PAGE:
Cancer is a disease in which abnormal cells in the body grow out of control. There are more than 100 different types of cancer. Cancers are named after the part of the body where the abnormal cell growth begins. Exposures to natural and man-made substances in the environment (environmental factors, including tobacco smoke) are estimated to account for at least two-thirds of all cases of cancer in the United States. These environmental factors can include lifestyle choices such as: smoking, alcohol consumption, diet, exercise, and exposure to certain medical drugs and hormones; environmental exposure to radiation, viruses, or bacteria; and chemicals that may be present in the air, water, food, and the workplace. Chemicals are classified according to research studies that evaluate whether they are carcinogens (cancer-causing substances). These studies are evaluated by the International Agency for Research on Cancer (IARC) and the US National Toxicology Program (NTP), both of which publish lists of chemicals and their level of carcinogenicity (known, probable, etc).
Cancer is a disease with many risk factors. These factors can affect the illness in ways that are not fully understood. Most cancers take a long time to develop. Studies have documented that it may take as long as 40 years for some cancers to develop after exposure to a cancer-causing substance, depending on the type of cancer.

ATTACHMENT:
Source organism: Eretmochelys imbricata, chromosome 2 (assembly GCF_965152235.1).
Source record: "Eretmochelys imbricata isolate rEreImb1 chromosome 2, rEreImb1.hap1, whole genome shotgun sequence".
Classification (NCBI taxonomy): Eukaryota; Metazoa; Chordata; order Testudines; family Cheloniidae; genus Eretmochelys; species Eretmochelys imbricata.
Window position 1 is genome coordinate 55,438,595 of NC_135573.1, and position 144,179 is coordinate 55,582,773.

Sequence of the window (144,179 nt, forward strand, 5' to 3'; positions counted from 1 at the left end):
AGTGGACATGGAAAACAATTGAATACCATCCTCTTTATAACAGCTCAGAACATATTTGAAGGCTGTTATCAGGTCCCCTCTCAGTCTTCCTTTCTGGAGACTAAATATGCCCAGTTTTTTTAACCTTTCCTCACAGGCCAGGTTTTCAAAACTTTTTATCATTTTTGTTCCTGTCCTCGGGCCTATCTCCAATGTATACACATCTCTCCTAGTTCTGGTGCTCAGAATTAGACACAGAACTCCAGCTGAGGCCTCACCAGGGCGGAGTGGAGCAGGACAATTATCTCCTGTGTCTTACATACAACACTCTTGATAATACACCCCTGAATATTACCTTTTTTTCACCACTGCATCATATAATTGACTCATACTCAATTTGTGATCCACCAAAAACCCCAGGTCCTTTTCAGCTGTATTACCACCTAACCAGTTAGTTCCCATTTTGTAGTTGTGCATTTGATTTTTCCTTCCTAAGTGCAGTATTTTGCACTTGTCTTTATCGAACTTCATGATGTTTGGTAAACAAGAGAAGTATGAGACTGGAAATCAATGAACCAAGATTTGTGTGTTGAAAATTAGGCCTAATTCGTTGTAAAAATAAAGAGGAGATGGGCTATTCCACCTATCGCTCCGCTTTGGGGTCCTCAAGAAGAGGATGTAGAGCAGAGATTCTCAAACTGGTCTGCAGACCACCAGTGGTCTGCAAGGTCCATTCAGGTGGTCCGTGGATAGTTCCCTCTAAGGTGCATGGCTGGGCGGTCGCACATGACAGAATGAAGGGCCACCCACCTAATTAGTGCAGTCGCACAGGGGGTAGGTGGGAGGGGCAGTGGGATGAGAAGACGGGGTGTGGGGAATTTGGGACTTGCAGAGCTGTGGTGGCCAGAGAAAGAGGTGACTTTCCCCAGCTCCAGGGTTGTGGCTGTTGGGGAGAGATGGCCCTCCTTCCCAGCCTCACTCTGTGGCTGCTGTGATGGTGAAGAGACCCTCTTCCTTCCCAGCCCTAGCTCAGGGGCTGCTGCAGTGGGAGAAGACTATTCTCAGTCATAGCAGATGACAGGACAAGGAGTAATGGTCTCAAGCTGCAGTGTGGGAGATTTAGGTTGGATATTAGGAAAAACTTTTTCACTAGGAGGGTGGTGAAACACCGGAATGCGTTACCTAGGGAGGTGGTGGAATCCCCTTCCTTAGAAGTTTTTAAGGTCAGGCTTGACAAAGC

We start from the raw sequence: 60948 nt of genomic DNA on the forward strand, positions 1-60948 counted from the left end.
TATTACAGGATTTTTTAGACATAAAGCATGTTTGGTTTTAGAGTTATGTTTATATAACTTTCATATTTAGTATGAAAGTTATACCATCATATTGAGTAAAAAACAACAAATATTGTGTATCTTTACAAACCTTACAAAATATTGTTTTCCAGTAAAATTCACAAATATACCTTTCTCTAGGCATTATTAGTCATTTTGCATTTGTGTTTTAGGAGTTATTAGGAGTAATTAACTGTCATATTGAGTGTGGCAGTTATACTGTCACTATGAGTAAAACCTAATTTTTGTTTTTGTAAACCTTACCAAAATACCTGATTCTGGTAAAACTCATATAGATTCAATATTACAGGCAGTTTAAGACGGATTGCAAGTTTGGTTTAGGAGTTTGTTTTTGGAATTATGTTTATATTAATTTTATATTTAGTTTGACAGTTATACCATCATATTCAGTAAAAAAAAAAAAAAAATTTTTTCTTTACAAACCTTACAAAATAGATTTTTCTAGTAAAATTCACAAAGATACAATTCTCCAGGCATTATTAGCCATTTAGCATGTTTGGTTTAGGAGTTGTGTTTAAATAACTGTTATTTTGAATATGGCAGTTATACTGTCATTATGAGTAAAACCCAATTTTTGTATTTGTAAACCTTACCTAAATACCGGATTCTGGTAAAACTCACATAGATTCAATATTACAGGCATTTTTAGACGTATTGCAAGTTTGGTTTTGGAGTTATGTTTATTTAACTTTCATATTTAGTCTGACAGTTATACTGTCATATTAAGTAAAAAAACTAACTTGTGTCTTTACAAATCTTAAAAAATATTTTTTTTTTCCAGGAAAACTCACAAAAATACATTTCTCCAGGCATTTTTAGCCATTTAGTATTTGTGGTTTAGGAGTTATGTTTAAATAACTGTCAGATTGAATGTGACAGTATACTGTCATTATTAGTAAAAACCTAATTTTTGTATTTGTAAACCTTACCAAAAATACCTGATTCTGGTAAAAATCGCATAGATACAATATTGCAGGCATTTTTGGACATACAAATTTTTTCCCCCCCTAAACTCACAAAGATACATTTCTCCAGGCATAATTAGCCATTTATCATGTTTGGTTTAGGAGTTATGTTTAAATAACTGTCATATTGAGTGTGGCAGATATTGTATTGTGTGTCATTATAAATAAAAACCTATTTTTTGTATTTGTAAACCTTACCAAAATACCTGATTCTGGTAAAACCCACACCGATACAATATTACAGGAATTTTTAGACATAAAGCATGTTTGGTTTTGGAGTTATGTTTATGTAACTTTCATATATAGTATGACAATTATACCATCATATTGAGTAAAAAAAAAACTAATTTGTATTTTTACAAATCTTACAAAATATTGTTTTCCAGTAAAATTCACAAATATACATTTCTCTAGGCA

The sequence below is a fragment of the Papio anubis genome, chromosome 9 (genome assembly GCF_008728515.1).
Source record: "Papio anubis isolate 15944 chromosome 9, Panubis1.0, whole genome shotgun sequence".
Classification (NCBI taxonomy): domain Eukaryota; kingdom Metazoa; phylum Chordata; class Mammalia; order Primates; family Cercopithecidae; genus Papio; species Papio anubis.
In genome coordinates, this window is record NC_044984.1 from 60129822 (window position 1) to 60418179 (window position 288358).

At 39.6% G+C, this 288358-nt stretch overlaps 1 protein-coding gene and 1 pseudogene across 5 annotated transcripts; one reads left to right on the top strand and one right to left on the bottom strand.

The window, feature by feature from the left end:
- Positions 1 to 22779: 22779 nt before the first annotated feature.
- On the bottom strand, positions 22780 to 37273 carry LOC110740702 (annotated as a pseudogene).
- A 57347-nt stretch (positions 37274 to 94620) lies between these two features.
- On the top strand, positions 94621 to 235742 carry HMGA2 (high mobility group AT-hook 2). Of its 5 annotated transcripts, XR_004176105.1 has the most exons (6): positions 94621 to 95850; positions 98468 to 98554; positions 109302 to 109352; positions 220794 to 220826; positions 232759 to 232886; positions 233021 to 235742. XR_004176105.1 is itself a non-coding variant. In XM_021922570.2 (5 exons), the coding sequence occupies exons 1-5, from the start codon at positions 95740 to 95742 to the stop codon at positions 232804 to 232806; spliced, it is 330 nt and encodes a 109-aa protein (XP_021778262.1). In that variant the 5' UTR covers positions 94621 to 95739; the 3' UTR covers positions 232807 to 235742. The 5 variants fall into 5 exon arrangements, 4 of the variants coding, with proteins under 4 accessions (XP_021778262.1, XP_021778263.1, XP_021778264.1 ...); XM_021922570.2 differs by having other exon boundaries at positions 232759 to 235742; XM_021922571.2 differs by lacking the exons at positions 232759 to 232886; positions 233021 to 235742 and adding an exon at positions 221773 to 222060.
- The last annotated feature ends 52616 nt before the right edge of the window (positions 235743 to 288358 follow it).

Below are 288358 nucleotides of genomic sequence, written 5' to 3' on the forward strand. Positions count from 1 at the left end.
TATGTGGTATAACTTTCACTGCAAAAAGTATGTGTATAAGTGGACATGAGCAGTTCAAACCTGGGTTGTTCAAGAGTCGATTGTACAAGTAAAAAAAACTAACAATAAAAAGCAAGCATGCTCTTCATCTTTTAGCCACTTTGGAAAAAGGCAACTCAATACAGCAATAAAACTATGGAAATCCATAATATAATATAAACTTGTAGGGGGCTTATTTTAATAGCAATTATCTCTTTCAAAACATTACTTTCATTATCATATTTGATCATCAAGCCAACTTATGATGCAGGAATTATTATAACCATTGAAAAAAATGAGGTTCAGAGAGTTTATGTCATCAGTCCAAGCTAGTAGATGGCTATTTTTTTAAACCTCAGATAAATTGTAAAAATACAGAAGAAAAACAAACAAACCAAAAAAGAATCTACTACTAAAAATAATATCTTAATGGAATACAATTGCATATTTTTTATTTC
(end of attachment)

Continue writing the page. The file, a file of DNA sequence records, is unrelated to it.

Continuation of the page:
Genetic factors also appear to play a role in some types of cancer. However, the cause or origin of many cancer types is unknown and may be determined by the combined effects of multiple factors.
Although environmental pollution has been a source of great public concern for decades, few community-level environmental exposures have been well-studied. The cancer risks associated with many environmental chemicals have been identified through studies of workers who were exposed to chemicals at much higher levels than the general public typically is exposed to in an environmental setting (like in drinking water).
Occupational substances categorized by the International Agency for Research on Cancer (IARC) as known lung carcinogens include: arsenic, asbestos, bischloromethlyl ether, chromium, nickel, polycyclic aromatic compounds, radon and vinyl chloride.
The evidence is building to support a link between cancer and exposures to high levels of environmental pollutants. Some environmental exposures are potentially avoidable, such as smoking tobacco, using alcohol or eating an unhealthy diet. Other risk factors, such as age, race, or genetics, are beyond our control. Having a risk factor does not mean that cancer will develop and many people who get the disease may not have had any known risk factors.